Phonotactic Probabilities at the Onset of Language Development: Speech Production and Word Position Purpose To examine the role of phonotactic probabilities at the onset of language development, in a new language (Dutch), while controlling for word position. Method Using a nonword imitation task, 64 Dutch-learning children (age 2;2–2;8 [years;months]) were tested on how they imitated segments in low- and high-phonotactic probability ... Research Article
Research Article  |   February 01, 2009
Phonotactic Probabilities at the Onset of Language Development: Speech Production and Word Position
 
Author Affiliations & Notes
  • Tania S. Zamuner
    Radboud University Nijmegen, Nijmegen, the Netherlands, and University of British Columbia, Vancouver, British Columbia, Canada
  • Contact author: Tania S. Zamuner, Department of Psychology, University of British Columbia, 2136 West Mall, Vancouver, British Columbia, V6T 1Z4, Canada. E-mail: tzamuner@psych.ubc.ca.
Article Information
Development / Cultural & Linguistic Diversity / Speech, Voice & Prosody / Language / Research Articles
Research Article   |   February 01, 2009
Phonotactic Probabilities at the Onset of Language Development: Speech Production and Word Position
Journal of Speech, Language, and Hearing Research, February 2009, Vol. 52, 49-60. doi:10.1044/1092-4388(2008/07-0138)
History: Received June 27, 2007 , Revised August 28, 2007 , Accepted May 27, 2008
 
Journal of Speech, Language, and Hearing Research, February 2009, Vol. 52, 49-60. doi:10.1044/1092-4388(2008/07-0138)
History: Received June 27, 2007; Revised August 28, 2007; Accepted May 27, 2008
Web of Science® Times Cited: 20

Purpose To examine the role of phonotactic probabilities at the onset of language development, in a new language (Dutch), while controlling for word position.

Method Using a nonword imitation task, 64 Dutch-learning children (age 2;2–2;8 [years;months]) were tested on how they imitated segments in low- and high-phonotactic probability environments, in word-initial and word-final position. The relationship between phonological representations and vocabulary development was examined by comparing children’s performance with their receptive and expressive vocabularies.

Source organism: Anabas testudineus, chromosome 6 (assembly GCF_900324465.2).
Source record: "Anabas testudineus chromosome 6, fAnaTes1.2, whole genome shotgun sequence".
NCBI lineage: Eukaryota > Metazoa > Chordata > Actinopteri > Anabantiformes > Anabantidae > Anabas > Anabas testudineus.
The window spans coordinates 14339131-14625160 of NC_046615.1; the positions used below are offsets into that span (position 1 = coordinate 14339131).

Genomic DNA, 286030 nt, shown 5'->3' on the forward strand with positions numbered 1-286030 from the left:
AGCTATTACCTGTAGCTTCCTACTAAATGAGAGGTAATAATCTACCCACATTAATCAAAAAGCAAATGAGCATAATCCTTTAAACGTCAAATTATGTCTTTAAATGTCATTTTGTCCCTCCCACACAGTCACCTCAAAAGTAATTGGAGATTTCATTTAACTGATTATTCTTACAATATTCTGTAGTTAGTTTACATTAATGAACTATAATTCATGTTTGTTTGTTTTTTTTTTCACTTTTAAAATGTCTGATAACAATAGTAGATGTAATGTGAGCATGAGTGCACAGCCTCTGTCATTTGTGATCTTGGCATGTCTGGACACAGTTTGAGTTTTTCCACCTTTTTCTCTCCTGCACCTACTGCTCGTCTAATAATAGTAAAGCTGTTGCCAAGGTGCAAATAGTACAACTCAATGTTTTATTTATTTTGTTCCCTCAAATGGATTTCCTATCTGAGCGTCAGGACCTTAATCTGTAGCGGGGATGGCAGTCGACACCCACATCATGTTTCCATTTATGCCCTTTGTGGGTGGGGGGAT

Results Segments in high-phonotactic probability environments were at an advantage in production, in both word-initial and word-final position. Significant correlations were found between vocabulary size and children’s mean segment repetition accuracy for word-initial position, but not in word-final position.

Conclusion The results indicate that phonological representations are mediated not only by children’s developing vocabularies but also by the structure of children’s emerging lexicons.

Acknowledgments
This research was supported by Netherlands Organization for Scientific Research NWO Grant 275-75-001 awarded to Tania S. Zamuner. I thank Krista Byers-Heinlein, Katherine Demuth, Suzanne van der Feest, Paula Fikkert, Elizabeth Johnson, Julianne Scott, Erik Jan van der Torre, Ellen Westrek, and three anonymous reviewers for comments and assistance. I am indebted to Diane Ohala for the use of her nonword pictures and to Joost van de Weijer for the use of his corpus. This research was conducted at the KindertaalLab at the Radboud University Nijmegen. This lab is assisted by the MPI Baby Research Center, funded by the Spinoza Project, which was awarded to Anne Cutler.
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